The Belgrade Stock Exchange crashed during the 2008 crisis and it was only in 2019 that we started to see the fruits of the hard work directed at addressing the key issues of the development of the capital market, including the growth of awareness of key stakeholders, in the private and the state sector, of the importance, potential and strength of the capital market in building a better and healthier society. Having communicated with both during the crisis, I am free to say that this consciousness is now at an even higher level.
This is how Sinisa Krneta, the director of the Belgrade Stock Exchange, responds to eKapija's question about whether the coronavirus crisis will produce the same effects as the economic crisis of 2008.
– I know it will be difficult, probably more difficult than ever, but there are numerous indications that the capital market will finally be understood as one of the cures for our economy, but also the society as a whole – Krneta is optimistic.
There's (partial) reason for it too, considering that, in the past days, the indices have jumped again after dropping at the beginning of the crisis, though investment activities remain low.
eKapija: Last month, we first saw the stock exchange indices drop and then recover suddenly. What has contributed to this?
– It's nothing unusual for crises of such proportions. Large shocks in economies and societies are followed by numerous uncertainties. The only certain thing is that the crisis is global and that the damage is substantial in every sense. Each new piece of news creates an inflation of a new wave of pessimism, which is only occasionally corrected in the sense of the previous intensity of reaction. It is therefore understandable that capital markets are extremely volatile in times of strong crises.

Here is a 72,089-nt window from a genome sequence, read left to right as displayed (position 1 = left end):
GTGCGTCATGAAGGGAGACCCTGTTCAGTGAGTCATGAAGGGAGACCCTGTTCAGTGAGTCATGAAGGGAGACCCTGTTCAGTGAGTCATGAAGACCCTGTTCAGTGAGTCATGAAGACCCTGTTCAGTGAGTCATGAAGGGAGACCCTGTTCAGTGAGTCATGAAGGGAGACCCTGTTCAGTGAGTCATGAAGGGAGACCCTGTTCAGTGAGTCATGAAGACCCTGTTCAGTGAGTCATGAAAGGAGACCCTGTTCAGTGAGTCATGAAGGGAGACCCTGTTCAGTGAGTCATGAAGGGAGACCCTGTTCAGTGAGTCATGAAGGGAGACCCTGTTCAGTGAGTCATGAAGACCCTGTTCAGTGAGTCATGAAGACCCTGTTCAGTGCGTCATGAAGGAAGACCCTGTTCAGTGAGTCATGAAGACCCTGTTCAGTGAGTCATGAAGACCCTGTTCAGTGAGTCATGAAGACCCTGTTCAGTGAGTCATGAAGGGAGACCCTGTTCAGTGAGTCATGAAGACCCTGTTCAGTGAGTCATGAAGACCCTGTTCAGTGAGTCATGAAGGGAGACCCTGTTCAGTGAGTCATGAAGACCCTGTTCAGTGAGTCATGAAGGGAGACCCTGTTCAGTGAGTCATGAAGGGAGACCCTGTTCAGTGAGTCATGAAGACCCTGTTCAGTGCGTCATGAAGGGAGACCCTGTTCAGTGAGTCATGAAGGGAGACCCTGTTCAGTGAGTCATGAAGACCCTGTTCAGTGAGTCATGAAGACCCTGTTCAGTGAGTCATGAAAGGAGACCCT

eKapija: Considering that it is shallow and insufficiently liquid, how is our capital market reacting to the current coronavirus crisis?
– Regardless of the decades-long problem with the quality of available securities and the consequently low liquidity of the market material, the Belgrade Stock Exchange is organizationally very strong. Back in late February, we started preparing to activate a plan of continuity of business in line with the current circumstances regarding the coronavirus pandemic. In terms of organization, then, we are very well prepared and capable.
The reaction of the market is the other side of the coin. Even without the current crisis, the securities market run by the Belgrade Stock Exchange is in a permanent crisis for at least 13 years, primarily due to the lack of quality market material which would be interesting to investors. In such circumstances, the market reacts the same as other capital markets, mostly by a delayed reaction. When it comes to the intensity of the reaction, it should be understood that non-liquid capital markets react more strongly by definition, considering how rarefied they are, which makes the drops that much deeper. This time, there are no such deeper-than-average drops in our non-liquid market, which will be subject to more detailed analyses. On the other hand, reactions in all markets not of global importance are always delayed, so it's no wonder that the reactions in our market are always late compared to other leading global, or sometimes regional, markets.
eKapija: Is the lack of large public companies and the lack of quality securities in the market now felt more than ever due to the crisis?
– Serbia has long since lacked such companies on the Belgrade Stock Exchange. Despite the fact that, in times like these, they would be losing the value of their market capitalization, being present on the stock exchange would certainly provide them with a greater choice of market and business medicines for abating the consequences we will all feel during and after this crisis.
eKapija: At the beginning of the crisis, you stated that the Belgrade Stock Exchange had automatically guided mechanisms which are activated in crises, preventing dramatic disturbances in market trading, that is, drastic drops or jumps when it comes to the price of shares. Have they helped?